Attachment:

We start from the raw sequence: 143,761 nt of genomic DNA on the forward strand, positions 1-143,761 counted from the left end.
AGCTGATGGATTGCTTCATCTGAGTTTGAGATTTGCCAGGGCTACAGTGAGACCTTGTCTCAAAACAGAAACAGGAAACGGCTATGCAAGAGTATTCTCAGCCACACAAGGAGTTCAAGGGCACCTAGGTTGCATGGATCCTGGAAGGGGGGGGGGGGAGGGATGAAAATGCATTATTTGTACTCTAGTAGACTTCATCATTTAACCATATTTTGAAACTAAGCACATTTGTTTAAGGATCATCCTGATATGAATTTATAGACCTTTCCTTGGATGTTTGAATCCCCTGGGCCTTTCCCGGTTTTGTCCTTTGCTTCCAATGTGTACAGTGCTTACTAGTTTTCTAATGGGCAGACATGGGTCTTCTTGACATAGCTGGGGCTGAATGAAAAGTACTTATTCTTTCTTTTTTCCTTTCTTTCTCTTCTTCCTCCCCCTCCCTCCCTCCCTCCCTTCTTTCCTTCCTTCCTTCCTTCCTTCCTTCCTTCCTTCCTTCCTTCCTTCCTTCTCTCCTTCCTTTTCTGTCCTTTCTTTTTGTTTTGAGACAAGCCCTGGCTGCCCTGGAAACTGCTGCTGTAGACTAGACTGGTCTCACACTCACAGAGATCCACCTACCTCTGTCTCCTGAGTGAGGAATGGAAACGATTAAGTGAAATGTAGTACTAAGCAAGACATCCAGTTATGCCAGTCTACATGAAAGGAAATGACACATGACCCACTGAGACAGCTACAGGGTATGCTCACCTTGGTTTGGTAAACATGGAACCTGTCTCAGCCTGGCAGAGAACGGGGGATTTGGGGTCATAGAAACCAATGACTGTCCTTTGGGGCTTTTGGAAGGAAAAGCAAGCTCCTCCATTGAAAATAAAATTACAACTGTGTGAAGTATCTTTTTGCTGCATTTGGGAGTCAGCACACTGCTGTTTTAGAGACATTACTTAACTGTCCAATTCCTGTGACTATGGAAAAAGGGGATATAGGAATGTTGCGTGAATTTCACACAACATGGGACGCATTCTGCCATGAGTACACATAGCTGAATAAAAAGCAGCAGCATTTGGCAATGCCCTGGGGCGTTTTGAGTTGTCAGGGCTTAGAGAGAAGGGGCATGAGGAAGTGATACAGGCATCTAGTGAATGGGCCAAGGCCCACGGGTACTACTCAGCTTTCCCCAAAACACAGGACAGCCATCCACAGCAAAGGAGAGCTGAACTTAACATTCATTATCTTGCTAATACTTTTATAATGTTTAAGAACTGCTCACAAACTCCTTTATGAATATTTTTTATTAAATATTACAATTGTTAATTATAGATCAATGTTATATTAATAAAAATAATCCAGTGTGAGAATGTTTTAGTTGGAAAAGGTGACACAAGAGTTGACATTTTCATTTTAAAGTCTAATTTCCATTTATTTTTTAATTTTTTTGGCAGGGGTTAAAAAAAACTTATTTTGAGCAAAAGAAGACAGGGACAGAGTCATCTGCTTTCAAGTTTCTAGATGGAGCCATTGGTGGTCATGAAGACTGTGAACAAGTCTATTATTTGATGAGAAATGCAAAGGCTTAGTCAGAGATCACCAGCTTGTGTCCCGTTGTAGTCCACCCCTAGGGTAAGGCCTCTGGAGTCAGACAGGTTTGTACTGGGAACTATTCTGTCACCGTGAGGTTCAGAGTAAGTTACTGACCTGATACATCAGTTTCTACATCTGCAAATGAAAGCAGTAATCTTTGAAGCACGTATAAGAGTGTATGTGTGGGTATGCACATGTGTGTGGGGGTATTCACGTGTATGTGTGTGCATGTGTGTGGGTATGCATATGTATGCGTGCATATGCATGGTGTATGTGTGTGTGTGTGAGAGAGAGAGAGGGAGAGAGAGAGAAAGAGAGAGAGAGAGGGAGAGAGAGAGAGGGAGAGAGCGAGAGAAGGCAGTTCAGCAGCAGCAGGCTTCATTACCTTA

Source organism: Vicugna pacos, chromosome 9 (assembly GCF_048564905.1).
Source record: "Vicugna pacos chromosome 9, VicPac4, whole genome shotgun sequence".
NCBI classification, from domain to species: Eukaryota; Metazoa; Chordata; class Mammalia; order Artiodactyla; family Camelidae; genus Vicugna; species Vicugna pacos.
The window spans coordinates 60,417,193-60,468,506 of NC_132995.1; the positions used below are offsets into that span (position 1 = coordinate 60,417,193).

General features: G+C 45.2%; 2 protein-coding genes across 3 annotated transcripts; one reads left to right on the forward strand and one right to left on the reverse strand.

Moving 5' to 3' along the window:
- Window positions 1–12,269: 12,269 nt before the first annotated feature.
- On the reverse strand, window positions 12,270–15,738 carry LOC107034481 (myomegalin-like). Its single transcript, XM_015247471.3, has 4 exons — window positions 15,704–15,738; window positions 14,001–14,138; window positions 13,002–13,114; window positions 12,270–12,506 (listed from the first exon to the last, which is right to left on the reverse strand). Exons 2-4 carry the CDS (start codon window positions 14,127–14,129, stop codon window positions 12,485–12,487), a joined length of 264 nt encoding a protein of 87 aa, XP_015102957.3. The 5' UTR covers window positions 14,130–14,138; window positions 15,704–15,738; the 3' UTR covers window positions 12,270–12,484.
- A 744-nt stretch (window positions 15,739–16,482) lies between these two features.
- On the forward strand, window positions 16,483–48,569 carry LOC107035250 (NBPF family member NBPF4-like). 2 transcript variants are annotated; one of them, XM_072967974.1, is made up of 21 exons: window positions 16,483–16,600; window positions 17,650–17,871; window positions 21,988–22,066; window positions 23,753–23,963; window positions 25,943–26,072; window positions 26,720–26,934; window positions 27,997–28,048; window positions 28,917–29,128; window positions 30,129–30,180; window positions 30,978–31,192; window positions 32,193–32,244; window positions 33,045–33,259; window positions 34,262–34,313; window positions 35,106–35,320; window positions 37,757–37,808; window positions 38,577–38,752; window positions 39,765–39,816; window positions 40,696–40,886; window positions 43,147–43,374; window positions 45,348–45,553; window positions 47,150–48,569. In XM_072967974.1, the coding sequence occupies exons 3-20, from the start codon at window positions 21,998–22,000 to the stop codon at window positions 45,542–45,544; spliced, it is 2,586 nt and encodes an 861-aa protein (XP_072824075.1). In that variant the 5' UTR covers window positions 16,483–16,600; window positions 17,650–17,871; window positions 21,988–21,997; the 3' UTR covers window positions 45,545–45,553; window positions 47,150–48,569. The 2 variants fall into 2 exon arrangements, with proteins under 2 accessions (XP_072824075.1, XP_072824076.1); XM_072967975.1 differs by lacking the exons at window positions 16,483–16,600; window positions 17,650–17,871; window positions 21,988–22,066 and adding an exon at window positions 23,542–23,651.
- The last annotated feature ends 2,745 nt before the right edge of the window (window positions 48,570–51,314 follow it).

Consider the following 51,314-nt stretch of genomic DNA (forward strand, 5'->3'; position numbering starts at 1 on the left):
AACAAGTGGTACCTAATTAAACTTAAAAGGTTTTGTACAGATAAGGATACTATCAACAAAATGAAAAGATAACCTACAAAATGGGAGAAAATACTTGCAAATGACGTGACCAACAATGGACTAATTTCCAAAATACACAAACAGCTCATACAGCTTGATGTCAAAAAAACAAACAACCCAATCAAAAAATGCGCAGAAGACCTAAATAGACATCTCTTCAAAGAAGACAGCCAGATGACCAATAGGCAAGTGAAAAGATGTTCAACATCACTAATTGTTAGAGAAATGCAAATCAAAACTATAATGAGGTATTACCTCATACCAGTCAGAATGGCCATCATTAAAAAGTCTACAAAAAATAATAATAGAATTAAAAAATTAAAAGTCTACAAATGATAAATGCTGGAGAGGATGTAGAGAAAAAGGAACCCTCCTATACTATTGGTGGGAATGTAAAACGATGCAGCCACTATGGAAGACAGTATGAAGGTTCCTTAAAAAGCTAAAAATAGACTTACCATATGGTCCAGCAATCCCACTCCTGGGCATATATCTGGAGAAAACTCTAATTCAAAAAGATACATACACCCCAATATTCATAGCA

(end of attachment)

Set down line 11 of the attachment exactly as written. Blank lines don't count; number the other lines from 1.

- A 744-nt stretch (window positions 15,739–16,482) lies between these two features.